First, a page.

Running is a great way to get outdoors and grab some exercise, but running on a road can only do so much for your body, mind and spirit. You’re thinking about traffic lights, cars, pedestrians, and other distractions that keep your attention off of your body’s relationship to the environment. You’re also breathing in city air full of exhaust, air pollution, and tar particles from the road; listening to noise pollution or your MP3 player; and worrying about what time you’re going to get back home. And that’s assuming that you run outdoors in the first place – running at the gym, on a closed track, or on a treadmill are even more diluted versions of trail running. All of this can change with trail running, and the additional health benefits are overwhelmingly positive. If you’ve ever even considered trail running, keep reading to find out more about why your body will thank you for hitting the trails instead of the road.
1. Have More Fun
You don’t have to worry about your form, how much sweat you’ve gotten onto your running outfit, what people will think of you, or how many more songs are on your clever “Running Track” playlist. You get to play in the dirt, tear up the trail, and run through the woods like you’re crazy. Doesn’t that sound like more fun?
2. Strengthen Critical Joints
Trail running helps you strengthen important joints like your ankles and knees, which will allow you to continue to remain active even decades from now. The challenging nature of a trail forces you to learn agility through quick decision-making and follow-through with your body, which helps you build muscle where it counts the most.
3. Reduce Stress on Your Body
Since you aren’t running on asphalt, your body will be absorbing much less of an impact than it did when you ran on roads, gym floors, or even tracks and treadmills. Running on packed dirt reduces impact stress, and there are usually parts of the trail that are even softer – portions that have been overtaken by vegetation or sections of looser dirt.
4. Decrease Overuse Injuries
Because you aren’t making the same robotic movements over and over, you’ll be able to reduce the number and severity of overuse injuries sustained while running. Trail running means constantly adapting to the terrain, so your body is moving a different way with each step. This is especially helpful if you have problems with your running form and are easily injured as a result.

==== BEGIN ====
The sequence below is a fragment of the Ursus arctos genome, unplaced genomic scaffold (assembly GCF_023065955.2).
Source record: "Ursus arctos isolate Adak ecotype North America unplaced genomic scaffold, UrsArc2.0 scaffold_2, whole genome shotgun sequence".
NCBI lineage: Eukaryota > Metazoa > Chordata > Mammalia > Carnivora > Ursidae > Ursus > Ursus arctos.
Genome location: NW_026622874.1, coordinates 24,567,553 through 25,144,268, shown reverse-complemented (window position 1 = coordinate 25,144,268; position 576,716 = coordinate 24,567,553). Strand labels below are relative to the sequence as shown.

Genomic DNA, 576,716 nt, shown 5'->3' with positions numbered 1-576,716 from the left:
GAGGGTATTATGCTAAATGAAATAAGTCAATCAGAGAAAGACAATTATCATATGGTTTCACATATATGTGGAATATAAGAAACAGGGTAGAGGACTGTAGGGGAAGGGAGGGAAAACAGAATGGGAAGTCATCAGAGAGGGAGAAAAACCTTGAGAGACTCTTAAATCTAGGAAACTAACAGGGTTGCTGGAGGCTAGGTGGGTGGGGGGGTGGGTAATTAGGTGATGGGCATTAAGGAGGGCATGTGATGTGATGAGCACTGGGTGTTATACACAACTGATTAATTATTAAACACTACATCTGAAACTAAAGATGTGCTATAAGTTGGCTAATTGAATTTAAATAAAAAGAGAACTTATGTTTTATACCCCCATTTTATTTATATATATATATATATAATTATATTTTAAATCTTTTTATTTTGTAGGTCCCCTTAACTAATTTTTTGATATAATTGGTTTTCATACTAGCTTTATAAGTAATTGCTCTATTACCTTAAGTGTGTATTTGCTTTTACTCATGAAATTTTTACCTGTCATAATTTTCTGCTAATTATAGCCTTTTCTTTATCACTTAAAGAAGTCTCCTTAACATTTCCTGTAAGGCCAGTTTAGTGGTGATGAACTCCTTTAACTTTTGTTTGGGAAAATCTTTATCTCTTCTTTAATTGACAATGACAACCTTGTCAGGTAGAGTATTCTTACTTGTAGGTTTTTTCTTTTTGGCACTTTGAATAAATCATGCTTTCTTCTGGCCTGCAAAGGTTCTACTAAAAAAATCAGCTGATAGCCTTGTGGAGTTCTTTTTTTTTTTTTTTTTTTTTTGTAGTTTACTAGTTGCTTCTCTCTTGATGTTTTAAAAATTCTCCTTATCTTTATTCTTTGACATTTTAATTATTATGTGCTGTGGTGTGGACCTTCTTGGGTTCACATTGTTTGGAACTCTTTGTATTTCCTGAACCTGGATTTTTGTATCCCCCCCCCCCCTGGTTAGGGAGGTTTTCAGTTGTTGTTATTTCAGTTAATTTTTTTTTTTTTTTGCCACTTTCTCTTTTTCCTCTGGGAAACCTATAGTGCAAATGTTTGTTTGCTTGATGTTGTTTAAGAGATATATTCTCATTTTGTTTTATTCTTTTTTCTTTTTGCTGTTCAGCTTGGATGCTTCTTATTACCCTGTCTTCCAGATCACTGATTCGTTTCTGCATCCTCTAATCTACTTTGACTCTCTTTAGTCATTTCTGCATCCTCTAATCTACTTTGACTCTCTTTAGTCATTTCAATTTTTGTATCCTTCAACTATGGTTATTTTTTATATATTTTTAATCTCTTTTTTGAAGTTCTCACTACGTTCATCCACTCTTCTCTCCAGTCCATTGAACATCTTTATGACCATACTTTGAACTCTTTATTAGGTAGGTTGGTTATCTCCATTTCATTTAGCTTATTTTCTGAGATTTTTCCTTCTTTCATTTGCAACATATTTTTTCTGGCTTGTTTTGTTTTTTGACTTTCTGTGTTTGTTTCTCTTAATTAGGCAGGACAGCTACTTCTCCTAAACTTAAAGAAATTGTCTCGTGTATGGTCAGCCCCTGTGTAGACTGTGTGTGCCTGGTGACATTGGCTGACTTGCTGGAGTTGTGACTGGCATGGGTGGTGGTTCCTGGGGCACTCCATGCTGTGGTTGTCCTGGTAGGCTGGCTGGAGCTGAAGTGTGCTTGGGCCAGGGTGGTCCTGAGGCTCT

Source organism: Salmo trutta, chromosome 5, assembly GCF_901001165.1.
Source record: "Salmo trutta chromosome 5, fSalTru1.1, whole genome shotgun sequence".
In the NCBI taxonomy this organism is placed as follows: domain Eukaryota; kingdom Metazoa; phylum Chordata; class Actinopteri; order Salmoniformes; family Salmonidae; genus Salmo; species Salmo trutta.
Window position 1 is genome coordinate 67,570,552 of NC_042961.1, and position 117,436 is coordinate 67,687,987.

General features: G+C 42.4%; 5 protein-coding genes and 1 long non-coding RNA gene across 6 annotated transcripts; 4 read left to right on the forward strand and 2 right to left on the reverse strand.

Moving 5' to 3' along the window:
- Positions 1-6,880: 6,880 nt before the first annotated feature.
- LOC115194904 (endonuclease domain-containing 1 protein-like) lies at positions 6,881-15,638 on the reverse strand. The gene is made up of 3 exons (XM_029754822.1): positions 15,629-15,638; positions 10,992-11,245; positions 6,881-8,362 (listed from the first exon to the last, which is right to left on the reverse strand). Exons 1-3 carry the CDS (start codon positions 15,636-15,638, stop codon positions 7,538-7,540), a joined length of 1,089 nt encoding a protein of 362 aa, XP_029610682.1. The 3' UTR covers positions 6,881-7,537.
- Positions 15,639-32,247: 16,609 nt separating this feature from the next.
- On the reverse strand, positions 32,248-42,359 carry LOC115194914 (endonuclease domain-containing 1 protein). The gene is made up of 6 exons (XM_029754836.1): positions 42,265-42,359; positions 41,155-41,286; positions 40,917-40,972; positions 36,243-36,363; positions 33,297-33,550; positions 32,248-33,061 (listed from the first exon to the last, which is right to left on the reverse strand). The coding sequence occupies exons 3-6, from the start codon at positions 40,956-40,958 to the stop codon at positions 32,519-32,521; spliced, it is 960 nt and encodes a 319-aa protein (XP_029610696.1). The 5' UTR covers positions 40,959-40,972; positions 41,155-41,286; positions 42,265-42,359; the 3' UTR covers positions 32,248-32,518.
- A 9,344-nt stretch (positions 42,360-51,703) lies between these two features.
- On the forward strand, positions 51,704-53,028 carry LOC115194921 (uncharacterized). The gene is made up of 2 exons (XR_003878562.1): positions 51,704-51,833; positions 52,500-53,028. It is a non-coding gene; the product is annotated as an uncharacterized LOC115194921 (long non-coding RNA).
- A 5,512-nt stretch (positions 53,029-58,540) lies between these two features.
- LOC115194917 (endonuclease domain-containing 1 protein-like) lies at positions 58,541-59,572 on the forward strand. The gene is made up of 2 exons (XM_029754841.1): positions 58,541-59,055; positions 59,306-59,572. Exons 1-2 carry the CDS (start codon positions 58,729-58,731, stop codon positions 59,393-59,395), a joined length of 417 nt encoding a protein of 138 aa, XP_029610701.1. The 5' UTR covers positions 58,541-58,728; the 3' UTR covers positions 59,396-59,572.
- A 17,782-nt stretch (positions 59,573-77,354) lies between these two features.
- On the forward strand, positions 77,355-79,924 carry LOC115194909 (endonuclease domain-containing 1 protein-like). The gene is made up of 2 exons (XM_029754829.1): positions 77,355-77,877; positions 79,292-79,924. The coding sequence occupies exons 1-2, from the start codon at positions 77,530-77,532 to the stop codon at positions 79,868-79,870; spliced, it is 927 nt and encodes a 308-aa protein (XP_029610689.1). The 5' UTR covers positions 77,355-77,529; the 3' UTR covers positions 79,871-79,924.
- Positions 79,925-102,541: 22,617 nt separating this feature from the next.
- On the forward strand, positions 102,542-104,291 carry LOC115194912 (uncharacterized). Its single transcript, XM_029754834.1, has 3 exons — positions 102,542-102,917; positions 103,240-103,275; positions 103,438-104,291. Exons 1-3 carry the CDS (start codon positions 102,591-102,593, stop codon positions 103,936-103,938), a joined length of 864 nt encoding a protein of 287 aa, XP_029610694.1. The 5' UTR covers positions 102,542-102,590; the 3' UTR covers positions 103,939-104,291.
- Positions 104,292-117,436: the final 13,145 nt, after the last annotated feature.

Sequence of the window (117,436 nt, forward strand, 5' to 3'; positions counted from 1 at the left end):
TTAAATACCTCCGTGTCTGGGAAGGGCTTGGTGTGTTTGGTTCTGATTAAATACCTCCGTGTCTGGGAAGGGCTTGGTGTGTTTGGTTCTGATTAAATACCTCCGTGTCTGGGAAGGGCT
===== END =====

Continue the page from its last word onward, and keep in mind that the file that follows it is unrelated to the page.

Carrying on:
5. Challenge Yourself
Running on a trail requires you to consistently watch five to ten feet ahead of where you are, making split-second decisions and commanding your body to follow orders. You want to keep your pace up and aim for consistency, which is difficult when you have to adapt to sudden changes in terrain, but it’s a great challenge for your mind and body.
6. Improve Your Balance and Proprioception
Proprioception is your sense of your body’s balance and placement in space, which is improved by making the constant physical adjustments required by trail running. When you spot a large boulder ahead and decide to scale it, you identify placement points for your feet – and your success depends on your ability to move your feet to the exact position needed to navigate the terrain at your current pace. Eventually, you’ll develop a heightened sense of exactly where each part of your body is at any given moment.
7. Enjoy the Scenery
This one is pretty self-explanatory: nature is beautiful, so enjoy it while you’re out there. Taking a break from the daily grind is one of the best things you can do for yourself.
8. Build Strength Faster
Trail running involves some intensive movements that aren’t usually achieved in road, gym, or track running. Because you’re constantly adapting to unpredictable terrain, your body is required to keep up by supplying bursts of power and energy whenever they’re needed. You’re also working your muscles harder overall by navigating this terrain.
9. Exercise Your Core
The precise movements that result from a heightened sense of proprioception extend from your core outward. You’re constantly trying to find a state of balance, and this requires you to use almost every muscle in your body, especially the ones in your core.
10. Focus on Your Body
When you’re running on the trail, you can focus on your body’s relationship to the environment and the way it responds to every thought that goes through your head. You don’t have to be entertained while you run – sometimes, just learning more about yourself is more than enough.
Helen is a freelance writer and the resident blogger for Go College.com, an informational website offering tips about online college sites.